Books Acquired (1.8.2015)

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I am taking a class titled 21st-Century Fiction: What Is The Contemporary? and three of the books in this photograph are part of the reading list. Absent titles are by Dan Chaon, Kathryn Davis, Ben Marcus, Blake Butler, Sheila Heti. Some others. Wanted titles: Tao Lin’s Taipei (which I am reading now, which is surprisingly good).

I don’t know anything about Dodie Bellamy beyond the fact that she is often grouped with Kathy Acker, who are both often grouped with Dennis Cooper, who are all New Narrative people. New Narrators make the author present, her body and sexuality usually the prime subject. Letters of Mina Harker is a “sequel” to Dracula, except Mina Harker is a young woman who lives in 1980s San Francisco. On conceit alone, it reminds me of Kathy Acker’s Don Quixote: Which Was a Dream.

Richard Powers and Evan Dara are often grouped together, mainly because Powers blurbed his first book, The Lost Scrapbook, and that both of them write books that weave disparate discourses into their fiction. Also, there is speculation that Powers is Dara (Or Dara is Powers). Flee is, according to its publisher Aurora Books, about “in which a New England town does just that.” I’ve read the first chapter, titled “38,839,” and it reeks of Gaddis (in a good way). Disembodied voices colliding into each other, a cacophonous plot; the absurd & banal drama of everyday, throwaway conversation. An Australian book show on Triple R Radio, who have a good and very rare interview with Gerald Murnane (whose book Inland I was really, really jazzed on), also really loves Dara. I’m pretty excited to read this one.

Evan Dara and Richard Powers are often grouped together, mainly because Dara’s first book was blurbed by Richard Powers, and that both of them write books that weave disparate discourses into their fiction. Dara might be Powers (or Powers might be Dara?), but that doesn’t really matter. The Echo Maker is supposed to be one of those Big, Important American Books (as noted by the shallow, embossed seal on my used copy of the book). As I write this, I am listening to Powers read from The Echo Maker from an old Lannan Foundation talk (who also really love Gass) and I am really intrigued. I haven’t flipped through this, so I will reproduce the back copy.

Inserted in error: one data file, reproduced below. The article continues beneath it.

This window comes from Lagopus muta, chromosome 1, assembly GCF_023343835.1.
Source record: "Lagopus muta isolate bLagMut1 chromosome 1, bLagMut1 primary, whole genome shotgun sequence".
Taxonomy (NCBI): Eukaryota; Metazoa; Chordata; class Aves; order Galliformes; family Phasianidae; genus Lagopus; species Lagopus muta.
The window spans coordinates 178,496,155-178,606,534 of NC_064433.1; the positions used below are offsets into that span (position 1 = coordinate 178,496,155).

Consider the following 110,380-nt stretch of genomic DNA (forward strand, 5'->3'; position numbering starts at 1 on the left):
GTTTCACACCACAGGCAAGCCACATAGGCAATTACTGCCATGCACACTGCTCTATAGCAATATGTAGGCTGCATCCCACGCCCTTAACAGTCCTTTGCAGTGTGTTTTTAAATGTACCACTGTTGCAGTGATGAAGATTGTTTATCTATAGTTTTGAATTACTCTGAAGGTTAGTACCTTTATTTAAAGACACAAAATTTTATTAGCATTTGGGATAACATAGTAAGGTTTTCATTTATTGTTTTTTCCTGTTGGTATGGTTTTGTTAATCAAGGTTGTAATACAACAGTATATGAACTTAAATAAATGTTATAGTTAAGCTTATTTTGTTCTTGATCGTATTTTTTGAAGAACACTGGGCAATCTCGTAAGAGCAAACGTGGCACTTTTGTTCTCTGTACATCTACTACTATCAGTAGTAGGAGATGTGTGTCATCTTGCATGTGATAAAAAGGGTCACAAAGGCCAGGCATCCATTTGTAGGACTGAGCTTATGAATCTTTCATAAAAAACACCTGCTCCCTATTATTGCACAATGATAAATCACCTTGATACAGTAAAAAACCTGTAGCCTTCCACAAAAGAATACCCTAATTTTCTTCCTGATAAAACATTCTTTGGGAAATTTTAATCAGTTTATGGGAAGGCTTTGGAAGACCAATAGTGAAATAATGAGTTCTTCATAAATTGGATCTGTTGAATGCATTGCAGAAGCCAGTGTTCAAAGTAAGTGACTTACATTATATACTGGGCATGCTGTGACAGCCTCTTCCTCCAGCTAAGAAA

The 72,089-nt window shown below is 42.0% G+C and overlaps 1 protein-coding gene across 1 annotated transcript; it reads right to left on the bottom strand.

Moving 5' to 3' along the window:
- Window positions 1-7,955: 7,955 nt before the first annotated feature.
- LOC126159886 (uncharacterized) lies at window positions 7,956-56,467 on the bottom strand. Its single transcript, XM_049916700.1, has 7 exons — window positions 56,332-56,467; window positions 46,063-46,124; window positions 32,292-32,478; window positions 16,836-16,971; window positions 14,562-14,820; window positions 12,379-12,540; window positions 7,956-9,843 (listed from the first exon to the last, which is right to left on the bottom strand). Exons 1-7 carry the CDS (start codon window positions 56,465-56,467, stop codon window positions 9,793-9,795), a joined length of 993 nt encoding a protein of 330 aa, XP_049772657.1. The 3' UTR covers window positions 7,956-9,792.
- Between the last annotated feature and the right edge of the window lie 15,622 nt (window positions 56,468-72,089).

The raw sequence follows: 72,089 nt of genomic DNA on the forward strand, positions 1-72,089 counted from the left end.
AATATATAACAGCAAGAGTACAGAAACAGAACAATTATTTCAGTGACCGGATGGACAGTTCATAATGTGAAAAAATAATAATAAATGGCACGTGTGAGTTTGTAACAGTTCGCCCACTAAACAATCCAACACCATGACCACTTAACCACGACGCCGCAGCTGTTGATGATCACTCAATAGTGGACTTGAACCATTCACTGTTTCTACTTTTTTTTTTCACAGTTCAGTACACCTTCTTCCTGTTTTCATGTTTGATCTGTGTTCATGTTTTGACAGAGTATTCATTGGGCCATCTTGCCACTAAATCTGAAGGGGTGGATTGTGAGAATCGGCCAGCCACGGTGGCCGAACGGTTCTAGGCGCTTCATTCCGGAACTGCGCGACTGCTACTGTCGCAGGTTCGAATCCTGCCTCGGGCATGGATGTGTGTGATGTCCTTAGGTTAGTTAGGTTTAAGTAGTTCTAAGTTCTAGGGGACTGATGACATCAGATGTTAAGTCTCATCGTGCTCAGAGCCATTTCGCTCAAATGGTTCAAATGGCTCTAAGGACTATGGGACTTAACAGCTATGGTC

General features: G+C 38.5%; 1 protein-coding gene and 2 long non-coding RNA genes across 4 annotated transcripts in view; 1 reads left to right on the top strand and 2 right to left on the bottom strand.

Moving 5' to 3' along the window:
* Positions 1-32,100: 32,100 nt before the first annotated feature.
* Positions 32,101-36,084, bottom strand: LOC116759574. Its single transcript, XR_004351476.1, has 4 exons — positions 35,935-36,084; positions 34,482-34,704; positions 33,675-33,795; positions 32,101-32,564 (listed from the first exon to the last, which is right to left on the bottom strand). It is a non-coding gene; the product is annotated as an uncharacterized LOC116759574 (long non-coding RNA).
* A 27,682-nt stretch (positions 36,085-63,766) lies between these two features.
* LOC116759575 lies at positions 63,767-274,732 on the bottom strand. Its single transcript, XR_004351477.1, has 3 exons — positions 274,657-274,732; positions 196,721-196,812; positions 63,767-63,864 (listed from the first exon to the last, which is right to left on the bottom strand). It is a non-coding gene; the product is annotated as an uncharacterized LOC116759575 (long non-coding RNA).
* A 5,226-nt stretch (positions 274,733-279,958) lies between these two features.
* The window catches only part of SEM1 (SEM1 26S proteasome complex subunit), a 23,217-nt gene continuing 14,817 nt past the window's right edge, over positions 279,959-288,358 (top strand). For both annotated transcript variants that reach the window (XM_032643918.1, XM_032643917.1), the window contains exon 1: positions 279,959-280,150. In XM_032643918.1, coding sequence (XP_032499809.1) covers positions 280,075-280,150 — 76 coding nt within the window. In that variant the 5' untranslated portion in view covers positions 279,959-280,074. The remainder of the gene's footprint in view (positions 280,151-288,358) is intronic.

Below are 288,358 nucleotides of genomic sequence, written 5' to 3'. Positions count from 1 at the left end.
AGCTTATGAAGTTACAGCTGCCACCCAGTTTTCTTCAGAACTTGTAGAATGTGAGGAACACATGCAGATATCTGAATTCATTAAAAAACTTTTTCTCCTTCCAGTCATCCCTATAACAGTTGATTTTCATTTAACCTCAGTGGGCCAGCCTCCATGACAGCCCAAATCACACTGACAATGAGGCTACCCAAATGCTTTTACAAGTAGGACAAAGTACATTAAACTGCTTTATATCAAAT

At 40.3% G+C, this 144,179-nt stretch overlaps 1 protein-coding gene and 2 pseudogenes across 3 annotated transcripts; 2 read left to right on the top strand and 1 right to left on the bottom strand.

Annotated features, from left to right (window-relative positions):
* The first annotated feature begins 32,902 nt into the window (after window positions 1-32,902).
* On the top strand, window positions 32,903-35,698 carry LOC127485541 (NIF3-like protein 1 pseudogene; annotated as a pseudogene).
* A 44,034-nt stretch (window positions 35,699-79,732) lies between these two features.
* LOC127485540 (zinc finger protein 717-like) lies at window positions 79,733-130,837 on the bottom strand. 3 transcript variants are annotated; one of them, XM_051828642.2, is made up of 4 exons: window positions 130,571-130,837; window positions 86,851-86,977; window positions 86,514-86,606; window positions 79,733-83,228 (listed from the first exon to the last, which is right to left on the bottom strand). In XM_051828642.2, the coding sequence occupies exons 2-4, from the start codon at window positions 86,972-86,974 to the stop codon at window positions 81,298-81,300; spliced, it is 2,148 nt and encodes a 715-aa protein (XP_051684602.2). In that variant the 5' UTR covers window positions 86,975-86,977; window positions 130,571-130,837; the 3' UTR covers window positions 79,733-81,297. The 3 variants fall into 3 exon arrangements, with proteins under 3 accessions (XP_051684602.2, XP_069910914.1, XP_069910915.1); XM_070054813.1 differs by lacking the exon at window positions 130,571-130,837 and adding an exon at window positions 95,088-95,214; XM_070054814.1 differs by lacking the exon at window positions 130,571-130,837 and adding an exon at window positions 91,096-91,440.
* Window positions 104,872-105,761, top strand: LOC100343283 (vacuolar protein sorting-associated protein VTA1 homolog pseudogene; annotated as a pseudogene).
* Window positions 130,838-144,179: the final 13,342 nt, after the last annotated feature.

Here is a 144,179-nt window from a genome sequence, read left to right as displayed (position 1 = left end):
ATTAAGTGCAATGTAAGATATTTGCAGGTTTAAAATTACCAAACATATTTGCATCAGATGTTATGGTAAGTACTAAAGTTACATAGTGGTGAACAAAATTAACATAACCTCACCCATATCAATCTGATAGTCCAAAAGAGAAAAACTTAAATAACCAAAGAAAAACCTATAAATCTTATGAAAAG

On a winter night on a remote Nebraska road, twenty-seven-year-old Mark Schluter has a near-fatal car accident. His older sister, Karin, returns reluctantly to their hometown to nurse Mark back from a traumatic head injury. But when Mark emerges fro a coma, he believes that this woman–who looks, acts, and sounds just like his sister–is really an imposter. When Karin contacts the famous cognitive neurologist Gerald Weber for help, he diagnoses Mark as having Capgras syndrome. The mysterious nature of the disease, combined with the strange circumstances surrounding Mark’s accident, threaten to change all of their lives beyond recognition.

 

Can Xue (which roughly translates from Chinese, according to my mother, to “persistent & dirty snow”) is hailed by western critics to be the Chinese avant-garde heir to Kafka and Borges. Can Xue is a pen name for Deng Xiaohua. She is of my mother’s generation and her class, which means she grew up persecuted during the Cultural Revolution, which means she was sent to a “re-education camp” in the Chinese sticks and learned to farm. She taught herself English, has written criticism on Kafka and Borges. The strangeness of Kafka echoes in Xue. While the former’s strangeness arrives in the narrative with a kind of grim inevitability, the discovery of a debilitating truth lands like an obvious punchline that the reader stupidly forgets (or realizes too late, like the classic Seinfeld episode “The Comeback“), Xue’s arrives with a kind of startling innocence against the backdrop of dramatic irony. It is like watching, in Michael Haneke’s words in his great interview in The Paris Review,  a tragedy from the perspective of an idiot. The title story, “Vertical Motion,” can be read here.

Read “To the Measures Fall,” a Short Story by Richard Powers

“To the Measures Fall” by Richard Powers

First read-through: you are biking through the Cotswolds when you come across the thing. Spring of ’63. Twenty-one years old, in your junior year abroad at the University of York, after a spring term green with Chaucer, Milton, Byron, and Swinburne. (Remember Swinburne?) Year One of a life newly devoted to words. Your recent change, of course, has crushed your father. He long hoped that you would follow through on that Kennedy-inspired dream of community service. You, who might have become a first-rate social worker. You, who might have done good things for the species, or at least for the old neighborhood. But life will be books for you, from here on. Nothing has ever felt more preordained.